“Bug” is very high on my list of plays that are likely to make your skin crawl and your brain buzz. Tracy Letts's blend of psychological thriller, science fiction, and love story is fraught with enough paranoia, conspiracy theories, and creepiness to give anyone nightmares. And even though it premiered in 1996, the dystopian drama seems even more relevant in this age of falsity and fear-mongering.
Although I regrettably missed the original Chicago production in 2001 at A Red Orchid Theatre (starring a young Michael Shannon), the much larger Steppenwolf's revival is everything anyone could wish for. Director David Cromer casts the show extremely well, and his pacing is masterful. The opening scenes are deceptively low key, but the tension slowly builds and builds to a point of no return as the two main characters become totally committed to each other.
Carrie Coon gives a riveting performance as Agnes White, an acutely lonely woman who gradually gets caught up in a delusion. She works as a waitress and lives in the seedy motel room outside Oklahoma City where the action takes place. Still grieving over the loss of her young son almost a decade earlier—he disappeared from her shopping cart at the grocery store—she's plagued by the occasional appearance of her abusive ex-con ex-husband, Jerry Goss (Steve Key), who shows up wanting to crash for a few nights.
When we first see Agnes, she's drinking, smoking crack cocaine (which she does all the time), and deciding whether to go party with her lesbian biker friend R.C. (Jennifer Engstrom). She opts not to go, as does the drifter who's arrived with R.C. His name we soon learn is Peter Evans (Namir Smallwood), and he's quiet, hesitant, respectful, well-spoken, and precise. Agnes is wary of this stranger (the fact that Smallwood is black adds to his position as an outsider), but when she finds out he has no place to go, she invites him to stay with her.
Their attachment to each other escalates from there, fueled by little acts of kindness on his part (especially in contrast to Jerry) and their mutual neediness. She even takes him to bed, but things start to get strange as his story emerges—and he starts seeing bugs on his body and all over the room.
A Gulf War veteran who might be AWOL, Peter increasingly betrays his paranoia about the war, the Oklahoma City bombing, UFOs, cult suicides, and secret government experiments on soldiers, including him. Agnes is skeptical at first—she's not even sure she sees the bugs Peter says are very small aphids—but she soon succumbs because she loves him, though some of his measures to get rid of the bugs, especially from his body, are horrifying (squeamish theatergoers beware). Indeed, Agnes arguably descends into madness as, increasingly frenzied, she starts to see herself as the great bug mother.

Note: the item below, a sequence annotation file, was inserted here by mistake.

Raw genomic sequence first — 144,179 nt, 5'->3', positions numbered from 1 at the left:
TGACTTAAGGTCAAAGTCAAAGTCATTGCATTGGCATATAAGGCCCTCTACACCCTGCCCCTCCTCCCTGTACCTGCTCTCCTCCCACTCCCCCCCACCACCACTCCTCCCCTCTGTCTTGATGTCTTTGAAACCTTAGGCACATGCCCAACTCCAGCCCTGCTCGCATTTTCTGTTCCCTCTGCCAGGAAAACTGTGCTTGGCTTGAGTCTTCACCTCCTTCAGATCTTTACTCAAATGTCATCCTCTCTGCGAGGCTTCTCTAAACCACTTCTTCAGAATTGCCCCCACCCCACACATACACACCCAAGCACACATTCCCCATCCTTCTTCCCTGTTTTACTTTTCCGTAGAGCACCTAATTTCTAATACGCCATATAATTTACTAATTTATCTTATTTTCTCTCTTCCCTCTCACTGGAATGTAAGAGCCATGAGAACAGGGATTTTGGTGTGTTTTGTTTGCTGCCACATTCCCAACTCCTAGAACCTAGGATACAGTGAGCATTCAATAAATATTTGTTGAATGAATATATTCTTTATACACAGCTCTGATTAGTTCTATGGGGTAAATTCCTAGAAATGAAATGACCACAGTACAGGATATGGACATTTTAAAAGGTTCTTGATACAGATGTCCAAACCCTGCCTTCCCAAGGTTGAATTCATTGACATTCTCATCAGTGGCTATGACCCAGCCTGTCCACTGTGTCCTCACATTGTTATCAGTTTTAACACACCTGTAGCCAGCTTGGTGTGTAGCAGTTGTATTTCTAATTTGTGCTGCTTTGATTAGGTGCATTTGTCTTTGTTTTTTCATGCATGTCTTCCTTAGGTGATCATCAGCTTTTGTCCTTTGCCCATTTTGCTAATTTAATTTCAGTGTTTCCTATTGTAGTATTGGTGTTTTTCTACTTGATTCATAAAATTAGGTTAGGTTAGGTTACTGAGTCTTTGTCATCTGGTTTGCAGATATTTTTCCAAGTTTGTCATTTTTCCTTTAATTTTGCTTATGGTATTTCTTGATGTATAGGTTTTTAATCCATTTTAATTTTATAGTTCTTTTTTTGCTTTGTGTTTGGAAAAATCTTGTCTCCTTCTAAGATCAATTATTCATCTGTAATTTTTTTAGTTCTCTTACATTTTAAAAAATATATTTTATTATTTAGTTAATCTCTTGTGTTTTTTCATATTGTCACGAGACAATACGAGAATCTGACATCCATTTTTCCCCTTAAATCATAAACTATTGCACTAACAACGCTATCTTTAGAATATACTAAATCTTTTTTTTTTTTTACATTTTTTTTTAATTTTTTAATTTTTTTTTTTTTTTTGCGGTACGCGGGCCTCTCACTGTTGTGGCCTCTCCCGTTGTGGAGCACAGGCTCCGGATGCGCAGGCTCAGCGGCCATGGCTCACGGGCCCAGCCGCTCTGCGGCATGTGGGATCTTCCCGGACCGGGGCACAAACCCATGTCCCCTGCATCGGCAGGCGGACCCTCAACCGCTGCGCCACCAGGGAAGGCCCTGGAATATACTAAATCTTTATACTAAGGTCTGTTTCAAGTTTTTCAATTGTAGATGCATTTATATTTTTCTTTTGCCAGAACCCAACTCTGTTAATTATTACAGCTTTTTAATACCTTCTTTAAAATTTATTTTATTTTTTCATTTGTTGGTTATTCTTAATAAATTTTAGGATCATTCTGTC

But before that, the couple gets a visit from a Dr. Sweet (Randall Arney), who says Peter was his patient and wants to take him back. However, he's peculiar enough to make us wonder if there might be something to Peter's theories about experimentation.
The production design also throws us off balance. Takeshi Kata's impeccable-looking motel room set has some odd details and undergoes two drastic transformations that prompted spontaneous audience applause on opening night. Heather Gilbert's lighting design ranges from garish suggestions of the outside world to tasteful darkness for the nude scenes, while Sarah Laux's costumes are apropos. Josh Schmidt's sound design includes the loud whir of helicopters and the quiet chirp of a smoke detector mistaken for a bug by Peter who rips it off the wall and disposes of it, telling Agnes it contains carcinogenic material. How much is all in his head remains a little up in the air.
In the end, it probably doesn't matter whether Peter is a paranoid schizophrenic or not. What is most compelling about “Bug” is the way it shows one person being co-opted by another's apparent delusions, be it for love or some other reason. And that's dangerous, even if the delusions have an element of truth. Steppenwolf's production brings the play vividly to life, thanks to Cromer's direction, brilliant acting, and savvy staging.